After more than a year of delays, a City Council panel on Wednesday recommended adoption of an ethics rule that would prohibit an elected official from voting on issues involving lobbyists who raise or contribute significant amounts of money for that official.
However, the council's Rules and Elections Committee postponed final approval of another package of 60 ethics reforms that include rules to blunt the impact of independent expenditures by special interests seeking to influence elections.
The panel also rejected a proposal to put a measure on the May ballot that would either eliminate term limits for city officials or increase the number of four-year terms that can be served from two to four.
The panel, which consists of Council President Alex Padilla and Councilwoman Cindy Miscikowski, has come under criticism for delaying ethics reforms.
The Times reported in early 2001 that two-thirds of the City Council members at that time had hired political consultants for campaigns and other work who later returned to City Hall to lobby on behalf of commercial clients.
In response, the Ethics Commission recommended in August 2001 that the City Council prohibit elected officials from acting on matters in which they have been contacted by lobbyists who contributed or raised $1,000 for their political accounts or who were paid at least $1,000 per quarter by the elected official for work on their campaign.
The council panel approved the proposal but raised the threshold.
It recommended recusal by officials if a lobbyist or city contractor has contributed at least $7,000 to the official or raised $15,000 for council members within the previous 12 months. The threshold is $25,000 for the mayor and other citywide elected officials. The new rules also require more disclosure of lobbyist activities.
LeeAnn Pelham, executive director of the Ethics Commission, said the rule will have little impact because contributions and fund-raising rarely rise to that higher level. Still, she welcomed the fact that some action was finally taken and said there may be an effort to get the full council to lower the amounts.
"This is an incremental step and positive step in the right direction," Pelham said.
Miscikowski said the rules recommended by the committee were reasonable and "long overdue." However, she said, they may take some time to get used to.
She noted that on Tuesday, the day before the panel acted, the council took up the issue of police response to burglar alarms after the alarm industry hired Cerrell & Associates, a lobbyist firm that is a major fund-raiser and contributor to council members.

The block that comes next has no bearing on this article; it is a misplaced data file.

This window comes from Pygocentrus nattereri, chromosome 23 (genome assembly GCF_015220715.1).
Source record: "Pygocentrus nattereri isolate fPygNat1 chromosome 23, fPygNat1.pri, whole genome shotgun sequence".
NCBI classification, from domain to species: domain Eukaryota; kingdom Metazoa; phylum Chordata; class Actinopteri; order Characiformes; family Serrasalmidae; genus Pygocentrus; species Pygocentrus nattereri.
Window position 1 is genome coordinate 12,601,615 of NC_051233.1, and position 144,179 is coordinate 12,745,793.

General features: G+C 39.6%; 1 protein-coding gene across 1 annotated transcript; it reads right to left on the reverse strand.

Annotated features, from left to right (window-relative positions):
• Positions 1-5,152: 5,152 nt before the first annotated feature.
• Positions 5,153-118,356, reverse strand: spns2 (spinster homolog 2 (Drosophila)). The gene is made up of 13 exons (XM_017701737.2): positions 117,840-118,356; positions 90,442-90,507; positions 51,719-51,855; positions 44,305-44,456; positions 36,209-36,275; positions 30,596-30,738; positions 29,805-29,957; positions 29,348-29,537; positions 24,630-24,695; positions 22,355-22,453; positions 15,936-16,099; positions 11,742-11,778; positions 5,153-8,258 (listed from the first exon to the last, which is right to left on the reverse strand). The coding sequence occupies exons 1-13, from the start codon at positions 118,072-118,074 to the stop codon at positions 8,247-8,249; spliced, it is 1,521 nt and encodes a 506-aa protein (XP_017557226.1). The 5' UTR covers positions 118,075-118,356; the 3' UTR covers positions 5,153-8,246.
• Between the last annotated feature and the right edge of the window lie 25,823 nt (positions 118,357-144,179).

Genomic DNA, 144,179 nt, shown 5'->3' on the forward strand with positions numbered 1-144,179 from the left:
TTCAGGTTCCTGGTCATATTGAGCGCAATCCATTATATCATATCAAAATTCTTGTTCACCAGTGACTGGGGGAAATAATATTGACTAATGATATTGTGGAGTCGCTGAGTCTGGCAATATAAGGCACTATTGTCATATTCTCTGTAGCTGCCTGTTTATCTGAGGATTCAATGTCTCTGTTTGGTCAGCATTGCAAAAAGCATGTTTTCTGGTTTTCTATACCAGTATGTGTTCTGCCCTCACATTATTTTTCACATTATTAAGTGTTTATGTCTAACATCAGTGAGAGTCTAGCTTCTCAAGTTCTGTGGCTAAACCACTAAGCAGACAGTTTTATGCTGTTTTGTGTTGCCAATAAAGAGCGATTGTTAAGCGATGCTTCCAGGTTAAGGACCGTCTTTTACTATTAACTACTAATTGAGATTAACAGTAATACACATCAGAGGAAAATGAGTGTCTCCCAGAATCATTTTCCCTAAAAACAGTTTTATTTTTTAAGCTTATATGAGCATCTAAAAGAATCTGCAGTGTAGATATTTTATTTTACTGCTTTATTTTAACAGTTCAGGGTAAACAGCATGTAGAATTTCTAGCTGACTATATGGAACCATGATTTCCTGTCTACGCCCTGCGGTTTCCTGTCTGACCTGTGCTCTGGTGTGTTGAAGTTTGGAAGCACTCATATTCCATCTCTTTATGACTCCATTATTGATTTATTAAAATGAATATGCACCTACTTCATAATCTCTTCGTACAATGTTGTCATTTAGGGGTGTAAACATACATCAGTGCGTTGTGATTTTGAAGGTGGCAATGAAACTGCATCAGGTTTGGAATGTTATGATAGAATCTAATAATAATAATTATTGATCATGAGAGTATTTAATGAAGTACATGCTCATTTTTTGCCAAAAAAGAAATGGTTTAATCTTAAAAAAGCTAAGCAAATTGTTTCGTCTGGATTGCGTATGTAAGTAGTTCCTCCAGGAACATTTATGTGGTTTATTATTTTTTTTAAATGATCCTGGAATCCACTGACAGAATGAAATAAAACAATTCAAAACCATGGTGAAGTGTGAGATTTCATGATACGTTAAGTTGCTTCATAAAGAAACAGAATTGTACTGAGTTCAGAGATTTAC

"I dare say that if this law had been in effect, all 14 members or very close to it would have had a recusal, and so it is going to be an interesting situation in the future," Miscikowski said.
Pelham said the high threshold means most council members probably still could have acted.
The committee recommended that the new rules, which the full council must approve, take effect July 1. Dan Tokaji, chairman of California Common Cause, said the action was good even though it was only a "modest" reform.
"We think this is an essential step toward restoring public trust, which has been somewhat damaged in the past by disclosures of fairly substantial fund-raising on the part of lobbyists with business before City Hall," Tokaji said.
Tokaji and Pelham also argued for quick action on a package of 60 additional campaign finance reforms proposed by the Ethics Commission, including new rules to limit the influence of independent expenditure campaigns, which set a record of $3.2 million in 2001.
Although City Council candidates can accept contributions no greater than $500 each, corporations, unions and others can spend an unlimited amount independently to support the candidate.
The Ethics Commission proposals would prohibit corporations and unions from making independent expenditures from their treasuries. Instead, they would be required to form political action committees, which face more financial disclosure requirements.
The council panel also voted Wednesday to table a proposal to eliminate term limits for city officials or increase the number of four-year terms officials can serve from two to four. Padilla said the city has not held sufficient public hearings on the issue.